cam-bike in our case). The second event is querying the camera to find out what camera mode it ended up in at the end of the frame, and is used for updating the selected mode in the debug menu - although we may have requested that it switch to Bike mode, other triggers in-game could force it back to String, Fixed, etc.
For this mod, we only really care about being able to send that first event to change the camera mode. If we
(lt) and connect our REPL to the running game, we can send the event manually to confirm that it works as intended:
(send-event *camera* 'change-state cam-bike 0)
Oh but wait - now we're stuck in Bike camera mode, when really we just wanted to rotate the camera while staying in the "normal" camera mode. Lucky for us, the game stores the current "normal" camera mode in
*camera-base-mode*, so it's easy to flip back using a similar event:
(send-event *camera* 'change-state *camera-base-mode* 0)
Button combo for rotating camera
Alright so we know how to jump between camera modes, which gives us a hacky but workable method of centering the camera behind Jak. Now we need to give players a button combo to do this on-demand.
In the previous section we looked at the code where controller inputs are read from hardware every frame in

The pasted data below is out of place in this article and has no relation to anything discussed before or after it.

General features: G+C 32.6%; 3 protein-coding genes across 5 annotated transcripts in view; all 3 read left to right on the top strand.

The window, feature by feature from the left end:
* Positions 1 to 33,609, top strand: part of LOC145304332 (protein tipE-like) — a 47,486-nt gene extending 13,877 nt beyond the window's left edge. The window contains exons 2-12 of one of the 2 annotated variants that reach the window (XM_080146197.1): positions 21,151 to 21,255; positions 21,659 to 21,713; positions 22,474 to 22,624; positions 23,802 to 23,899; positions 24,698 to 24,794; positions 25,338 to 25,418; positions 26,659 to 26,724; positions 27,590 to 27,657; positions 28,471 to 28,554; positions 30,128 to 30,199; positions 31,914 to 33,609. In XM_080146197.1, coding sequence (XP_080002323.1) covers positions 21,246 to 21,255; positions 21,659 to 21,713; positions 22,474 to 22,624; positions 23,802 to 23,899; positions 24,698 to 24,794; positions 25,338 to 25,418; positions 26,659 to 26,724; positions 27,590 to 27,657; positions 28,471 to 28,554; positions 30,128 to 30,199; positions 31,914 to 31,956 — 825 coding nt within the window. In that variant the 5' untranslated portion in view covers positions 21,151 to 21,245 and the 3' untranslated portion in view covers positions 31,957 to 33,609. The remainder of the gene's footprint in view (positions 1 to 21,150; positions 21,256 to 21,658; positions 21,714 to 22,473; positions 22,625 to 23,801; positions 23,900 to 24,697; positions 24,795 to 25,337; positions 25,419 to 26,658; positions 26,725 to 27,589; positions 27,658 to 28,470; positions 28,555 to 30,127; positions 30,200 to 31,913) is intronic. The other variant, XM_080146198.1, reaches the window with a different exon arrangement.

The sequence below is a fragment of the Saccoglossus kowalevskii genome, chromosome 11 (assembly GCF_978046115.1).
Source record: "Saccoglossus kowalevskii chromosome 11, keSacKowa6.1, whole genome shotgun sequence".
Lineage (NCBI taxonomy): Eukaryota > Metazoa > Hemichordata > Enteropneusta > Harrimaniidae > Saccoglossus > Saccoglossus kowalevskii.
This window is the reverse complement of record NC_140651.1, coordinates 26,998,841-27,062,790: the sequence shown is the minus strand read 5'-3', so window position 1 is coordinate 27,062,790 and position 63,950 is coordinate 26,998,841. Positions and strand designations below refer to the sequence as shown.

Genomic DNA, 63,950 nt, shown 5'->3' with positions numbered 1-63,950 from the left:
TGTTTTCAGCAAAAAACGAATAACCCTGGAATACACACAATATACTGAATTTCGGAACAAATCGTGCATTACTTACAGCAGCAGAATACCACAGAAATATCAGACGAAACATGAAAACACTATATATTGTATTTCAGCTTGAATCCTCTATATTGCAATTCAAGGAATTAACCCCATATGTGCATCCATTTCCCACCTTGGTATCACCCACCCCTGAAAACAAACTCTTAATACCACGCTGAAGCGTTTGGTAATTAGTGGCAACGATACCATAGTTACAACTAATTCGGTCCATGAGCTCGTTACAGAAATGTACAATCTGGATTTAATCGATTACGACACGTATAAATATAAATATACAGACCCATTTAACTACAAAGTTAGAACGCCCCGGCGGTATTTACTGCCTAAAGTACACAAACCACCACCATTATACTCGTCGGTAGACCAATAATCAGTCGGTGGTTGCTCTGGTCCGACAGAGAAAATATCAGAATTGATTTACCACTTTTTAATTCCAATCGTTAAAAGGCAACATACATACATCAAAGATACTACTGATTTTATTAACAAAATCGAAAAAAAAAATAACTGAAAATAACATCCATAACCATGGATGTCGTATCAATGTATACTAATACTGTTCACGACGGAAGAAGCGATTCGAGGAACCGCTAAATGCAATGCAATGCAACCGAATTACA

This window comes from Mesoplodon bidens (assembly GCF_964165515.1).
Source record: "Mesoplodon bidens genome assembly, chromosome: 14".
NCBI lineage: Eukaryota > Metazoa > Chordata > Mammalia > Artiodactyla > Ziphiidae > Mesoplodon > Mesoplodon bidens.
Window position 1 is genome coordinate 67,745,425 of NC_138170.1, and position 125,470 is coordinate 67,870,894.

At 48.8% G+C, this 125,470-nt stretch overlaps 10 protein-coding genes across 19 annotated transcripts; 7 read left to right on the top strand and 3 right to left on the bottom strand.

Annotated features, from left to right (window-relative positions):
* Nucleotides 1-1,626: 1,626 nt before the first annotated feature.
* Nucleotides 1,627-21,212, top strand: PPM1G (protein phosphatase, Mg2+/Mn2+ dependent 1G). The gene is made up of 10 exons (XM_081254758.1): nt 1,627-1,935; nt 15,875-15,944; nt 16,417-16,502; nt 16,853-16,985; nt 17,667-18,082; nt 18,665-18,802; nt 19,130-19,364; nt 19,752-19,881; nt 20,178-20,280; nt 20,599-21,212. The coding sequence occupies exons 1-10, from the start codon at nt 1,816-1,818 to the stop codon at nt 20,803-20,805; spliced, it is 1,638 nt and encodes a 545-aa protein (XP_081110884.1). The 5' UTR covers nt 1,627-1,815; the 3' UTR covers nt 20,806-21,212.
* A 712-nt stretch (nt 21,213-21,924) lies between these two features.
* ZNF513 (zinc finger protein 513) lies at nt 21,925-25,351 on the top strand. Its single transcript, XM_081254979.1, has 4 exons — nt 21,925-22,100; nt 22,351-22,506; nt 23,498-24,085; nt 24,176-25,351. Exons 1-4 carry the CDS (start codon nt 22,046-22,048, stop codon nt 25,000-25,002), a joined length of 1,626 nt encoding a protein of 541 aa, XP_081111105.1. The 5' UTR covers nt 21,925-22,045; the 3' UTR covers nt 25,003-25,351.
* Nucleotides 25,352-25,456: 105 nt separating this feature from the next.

service-cpads, but we sort of glossed over how the
logic-target code is called to read and utilize the button inputs for that frame held in
cpad-info. The game needs to read inputs every frame or, well, it will drop inputs 🙃. In the case of the
logic-target code, the
target process runs this code every frame as part of the
post hook - see the documentation on processes and states for more details on this.
For centering the camera behind Jak, we will also need to run some code every frame in order to check if the user has pressed our desired button combo. Lucky for you, we've already created a helper function
runs-every-frame in the opengoal-mod-base that gets executed on every frame of the main display loop!
The easiest way to check if a specific button was pressed or held on the current frame is to use
cpad-hold?, respectively. The first parameter it takes is the controller number (0 being the first controller), and the second parameter is the button we want to check. I decided to use R2 as the button for centering the camera behind Jak, and I also wanted to ensure Jak was actually spawned. If both of these conditions are met, I change the camera mode to Bike, otherwise I revert back to the default camera:
(if (and *target* (cpad-hold? 0 r2))
(send-event *camera* 'change-state cam-bike 0) ;; set camera to behind jak
(send-event *camera* 'change-state *camera-base-mode* 0)
The last change I made was just to disable R2 from bringing up the HUD (since we still have L2 for that). There are only a handful of places where the game checks for L2 and R2 being held, so it's pretty easy to find the code that brings up the HUD. I simply commented out the R2 half of the condition, so that only the check for L2 remained.